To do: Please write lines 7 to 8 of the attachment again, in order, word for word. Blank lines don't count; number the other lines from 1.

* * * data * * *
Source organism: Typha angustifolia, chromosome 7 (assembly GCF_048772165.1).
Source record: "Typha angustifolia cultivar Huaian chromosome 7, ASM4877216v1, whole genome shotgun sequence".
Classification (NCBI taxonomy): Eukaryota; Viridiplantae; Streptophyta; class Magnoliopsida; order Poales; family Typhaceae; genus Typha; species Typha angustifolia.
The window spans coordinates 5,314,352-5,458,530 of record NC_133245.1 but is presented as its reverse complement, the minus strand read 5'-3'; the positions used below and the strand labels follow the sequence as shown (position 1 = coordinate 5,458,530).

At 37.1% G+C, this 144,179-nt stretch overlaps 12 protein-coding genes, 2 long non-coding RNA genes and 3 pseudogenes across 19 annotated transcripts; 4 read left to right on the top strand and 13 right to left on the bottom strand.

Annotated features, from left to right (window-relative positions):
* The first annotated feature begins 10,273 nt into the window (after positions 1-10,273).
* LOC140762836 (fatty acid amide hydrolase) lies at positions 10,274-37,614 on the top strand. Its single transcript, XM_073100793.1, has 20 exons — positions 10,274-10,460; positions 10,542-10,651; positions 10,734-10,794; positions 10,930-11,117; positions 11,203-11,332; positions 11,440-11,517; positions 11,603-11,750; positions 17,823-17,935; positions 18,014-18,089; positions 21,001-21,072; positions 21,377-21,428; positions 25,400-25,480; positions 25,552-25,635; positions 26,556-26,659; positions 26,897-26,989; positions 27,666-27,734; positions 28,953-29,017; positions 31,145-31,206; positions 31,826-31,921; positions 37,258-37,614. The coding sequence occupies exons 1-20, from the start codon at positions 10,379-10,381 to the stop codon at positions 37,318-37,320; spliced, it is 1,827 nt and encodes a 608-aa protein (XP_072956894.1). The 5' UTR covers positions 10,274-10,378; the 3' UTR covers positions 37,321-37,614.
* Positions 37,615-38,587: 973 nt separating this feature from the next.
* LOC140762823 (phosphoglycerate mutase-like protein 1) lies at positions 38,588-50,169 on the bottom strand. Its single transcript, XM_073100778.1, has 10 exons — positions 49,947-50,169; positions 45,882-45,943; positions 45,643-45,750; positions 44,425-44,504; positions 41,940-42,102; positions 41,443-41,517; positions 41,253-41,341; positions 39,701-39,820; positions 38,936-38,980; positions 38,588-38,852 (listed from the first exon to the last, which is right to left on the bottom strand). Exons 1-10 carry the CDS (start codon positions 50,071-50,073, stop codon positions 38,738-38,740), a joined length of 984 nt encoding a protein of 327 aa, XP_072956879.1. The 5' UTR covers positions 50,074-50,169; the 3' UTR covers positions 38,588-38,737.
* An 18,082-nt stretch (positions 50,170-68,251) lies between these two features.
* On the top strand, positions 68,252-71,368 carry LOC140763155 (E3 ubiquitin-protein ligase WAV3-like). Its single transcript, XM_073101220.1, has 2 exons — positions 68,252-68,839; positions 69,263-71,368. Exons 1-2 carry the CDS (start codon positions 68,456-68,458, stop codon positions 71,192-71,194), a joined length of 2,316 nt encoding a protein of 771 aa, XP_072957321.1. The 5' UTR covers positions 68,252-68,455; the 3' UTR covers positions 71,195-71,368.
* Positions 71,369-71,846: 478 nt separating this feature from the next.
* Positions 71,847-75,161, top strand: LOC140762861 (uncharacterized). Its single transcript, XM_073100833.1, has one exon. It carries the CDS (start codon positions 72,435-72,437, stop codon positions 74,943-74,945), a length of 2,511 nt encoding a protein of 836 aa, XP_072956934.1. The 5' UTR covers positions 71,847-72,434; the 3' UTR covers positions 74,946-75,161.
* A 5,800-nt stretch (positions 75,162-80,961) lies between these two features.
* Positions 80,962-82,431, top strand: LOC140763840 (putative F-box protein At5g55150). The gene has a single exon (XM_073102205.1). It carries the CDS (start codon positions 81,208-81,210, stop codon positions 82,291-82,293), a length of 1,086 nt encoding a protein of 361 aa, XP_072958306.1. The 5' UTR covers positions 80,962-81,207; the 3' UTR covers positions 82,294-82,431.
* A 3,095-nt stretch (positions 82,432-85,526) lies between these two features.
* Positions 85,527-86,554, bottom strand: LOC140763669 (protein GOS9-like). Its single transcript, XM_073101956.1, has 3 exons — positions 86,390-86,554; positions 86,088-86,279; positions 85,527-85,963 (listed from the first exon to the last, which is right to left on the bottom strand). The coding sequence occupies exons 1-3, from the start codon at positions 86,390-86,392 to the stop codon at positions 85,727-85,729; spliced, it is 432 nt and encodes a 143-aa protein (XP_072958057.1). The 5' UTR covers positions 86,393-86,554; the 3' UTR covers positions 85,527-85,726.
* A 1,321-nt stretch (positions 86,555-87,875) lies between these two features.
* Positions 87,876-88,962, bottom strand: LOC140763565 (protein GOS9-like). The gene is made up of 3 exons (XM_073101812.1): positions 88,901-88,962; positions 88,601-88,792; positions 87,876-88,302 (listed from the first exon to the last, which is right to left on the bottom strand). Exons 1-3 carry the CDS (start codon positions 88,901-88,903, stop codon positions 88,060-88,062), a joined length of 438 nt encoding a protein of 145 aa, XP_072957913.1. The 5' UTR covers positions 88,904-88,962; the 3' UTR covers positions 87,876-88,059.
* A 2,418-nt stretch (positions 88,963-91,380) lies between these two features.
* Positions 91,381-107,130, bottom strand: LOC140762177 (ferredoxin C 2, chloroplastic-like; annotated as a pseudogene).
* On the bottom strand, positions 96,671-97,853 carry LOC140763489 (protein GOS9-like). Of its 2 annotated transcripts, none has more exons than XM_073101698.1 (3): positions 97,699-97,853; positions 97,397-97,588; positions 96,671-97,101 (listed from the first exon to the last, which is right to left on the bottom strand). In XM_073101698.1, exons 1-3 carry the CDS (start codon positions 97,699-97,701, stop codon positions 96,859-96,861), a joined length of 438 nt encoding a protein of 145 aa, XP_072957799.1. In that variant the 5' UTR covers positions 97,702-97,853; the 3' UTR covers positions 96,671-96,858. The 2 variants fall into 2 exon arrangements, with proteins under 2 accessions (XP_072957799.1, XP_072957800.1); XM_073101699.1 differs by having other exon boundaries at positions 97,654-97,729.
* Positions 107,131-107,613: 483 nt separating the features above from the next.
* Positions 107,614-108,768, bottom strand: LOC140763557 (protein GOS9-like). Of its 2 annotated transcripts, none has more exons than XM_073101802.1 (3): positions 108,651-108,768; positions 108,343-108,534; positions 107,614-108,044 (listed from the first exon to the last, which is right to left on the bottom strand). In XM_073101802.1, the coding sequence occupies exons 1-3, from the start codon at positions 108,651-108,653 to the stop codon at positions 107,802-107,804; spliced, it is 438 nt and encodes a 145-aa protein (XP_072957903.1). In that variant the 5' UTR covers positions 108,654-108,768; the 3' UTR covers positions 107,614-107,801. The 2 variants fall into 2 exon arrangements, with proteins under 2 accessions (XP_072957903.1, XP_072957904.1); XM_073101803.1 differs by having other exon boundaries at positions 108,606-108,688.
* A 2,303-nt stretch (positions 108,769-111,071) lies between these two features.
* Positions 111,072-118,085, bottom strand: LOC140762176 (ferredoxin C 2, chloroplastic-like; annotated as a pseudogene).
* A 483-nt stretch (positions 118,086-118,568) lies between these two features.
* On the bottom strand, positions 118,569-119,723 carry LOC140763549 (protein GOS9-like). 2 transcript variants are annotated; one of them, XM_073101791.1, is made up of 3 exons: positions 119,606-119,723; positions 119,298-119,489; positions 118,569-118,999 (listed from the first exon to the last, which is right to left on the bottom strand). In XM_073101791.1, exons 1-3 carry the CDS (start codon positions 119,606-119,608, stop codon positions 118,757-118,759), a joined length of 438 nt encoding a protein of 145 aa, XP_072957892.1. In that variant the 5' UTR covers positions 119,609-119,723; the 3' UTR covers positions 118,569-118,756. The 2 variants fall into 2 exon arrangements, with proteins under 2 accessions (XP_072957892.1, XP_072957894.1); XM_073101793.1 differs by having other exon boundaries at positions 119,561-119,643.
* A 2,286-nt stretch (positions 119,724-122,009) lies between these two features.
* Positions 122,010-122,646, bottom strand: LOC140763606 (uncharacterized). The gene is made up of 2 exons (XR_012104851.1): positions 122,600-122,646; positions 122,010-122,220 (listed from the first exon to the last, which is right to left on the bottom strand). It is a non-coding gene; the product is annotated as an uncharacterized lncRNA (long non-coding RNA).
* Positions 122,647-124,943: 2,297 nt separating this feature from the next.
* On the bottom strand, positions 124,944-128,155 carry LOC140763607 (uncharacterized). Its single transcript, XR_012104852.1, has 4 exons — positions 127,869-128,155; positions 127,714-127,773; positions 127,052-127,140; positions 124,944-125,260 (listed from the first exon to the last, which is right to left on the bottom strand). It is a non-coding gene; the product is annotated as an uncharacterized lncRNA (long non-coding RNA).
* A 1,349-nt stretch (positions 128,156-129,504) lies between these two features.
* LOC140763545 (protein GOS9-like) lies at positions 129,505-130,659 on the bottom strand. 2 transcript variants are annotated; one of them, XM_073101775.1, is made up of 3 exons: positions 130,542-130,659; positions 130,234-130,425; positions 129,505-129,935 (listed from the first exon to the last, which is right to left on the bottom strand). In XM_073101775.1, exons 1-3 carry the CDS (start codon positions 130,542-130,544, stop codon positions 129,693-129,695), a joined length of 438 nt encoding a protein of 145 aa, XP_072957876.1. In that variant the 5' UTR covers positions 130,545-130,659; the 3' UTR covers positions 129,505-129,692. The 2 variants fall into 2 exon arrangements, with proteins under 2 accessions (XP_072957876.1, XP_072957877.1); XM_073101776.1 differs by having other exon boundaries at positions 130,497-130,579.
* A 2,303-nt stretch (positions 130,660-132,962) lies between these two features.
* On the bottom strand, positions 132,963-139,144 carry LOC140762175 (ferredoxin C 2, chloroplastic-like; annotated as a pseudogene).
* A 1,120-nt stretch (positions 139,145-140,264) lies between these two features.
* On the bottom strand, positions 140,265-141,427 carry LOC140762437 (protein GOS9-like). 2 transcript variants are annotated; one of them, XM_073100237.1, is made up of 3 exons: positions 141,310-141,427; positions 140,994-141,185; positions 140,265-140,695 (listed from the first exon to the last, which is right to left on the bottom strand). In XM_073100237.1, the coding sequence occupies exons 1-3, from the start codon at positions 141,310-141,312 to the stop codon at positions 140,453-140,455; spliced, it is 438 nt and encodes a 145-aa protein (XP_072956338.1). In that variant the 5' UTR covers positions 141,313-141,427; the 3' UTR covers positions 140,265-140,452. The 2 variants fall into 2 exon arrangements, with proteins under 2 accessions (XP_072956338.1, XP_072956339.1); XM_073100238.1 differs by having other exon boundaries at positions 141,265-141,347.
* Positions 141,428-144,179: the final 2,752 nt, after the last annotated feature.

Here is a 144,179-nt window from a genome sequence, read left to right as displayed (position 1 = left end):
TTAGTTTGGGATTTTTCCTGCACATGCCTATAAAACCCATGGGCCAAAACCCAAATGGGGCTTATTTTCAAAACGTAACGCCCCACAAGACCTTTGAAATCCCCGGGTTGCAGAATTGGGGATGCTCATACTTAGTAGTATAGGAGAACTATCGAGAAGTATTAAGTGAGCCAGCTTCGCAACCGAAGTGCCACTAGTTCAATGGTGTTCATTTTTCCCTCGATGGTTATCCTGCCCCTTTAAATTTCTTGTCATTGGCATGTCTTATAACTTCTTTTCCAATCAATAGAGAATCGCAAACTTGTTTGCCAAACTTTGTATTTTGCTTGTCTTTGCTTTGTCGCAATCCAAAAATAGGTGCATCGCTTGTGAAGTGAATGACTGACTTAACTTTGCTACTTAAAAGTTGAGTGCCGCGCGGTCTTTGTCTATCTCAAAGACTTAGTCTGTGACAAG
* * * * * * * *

* The first annotated feature begins 10,273 nt into the window (after positions 1-10,273).
* LOC140762836 (fatty acid amide hydrolase) lies at positions 10,274-37,614 on the top strand. Its single transcript, XM_073100793.1, has 20 exons — positions 10,274-10,460; positions 10,542-10,651; positions 10,734-10,794; positions 10,930-11,117; positions 11,203-11,332; positions 11,440-11,517; positions 11,603-11,750; positions 17,823-17,935; positions 18,014-18,089; positions 21,001-21,072; positions 21,377-21,428; positions 25,400-25,480; positions 25,552-25,635; positions 26,556-26,659; positions 26,897-26,989; positions 27,666-27,734; positions 28,953-29,017; positions 31,145-31,206; positions 31,826-31,921; positions 37,258-37,614. The coding sequence occupies exons 1-20, from the start codon at positions 10,379-10,381 to the stop codon at positions 37,318-37,320; spliced, it is 1,827 nt and encodes a 608-aa protein (XP_072956894.1). The 5' UTR covers positions 10,274-10,378; the 3' UTR covers positions 37,321-37,614.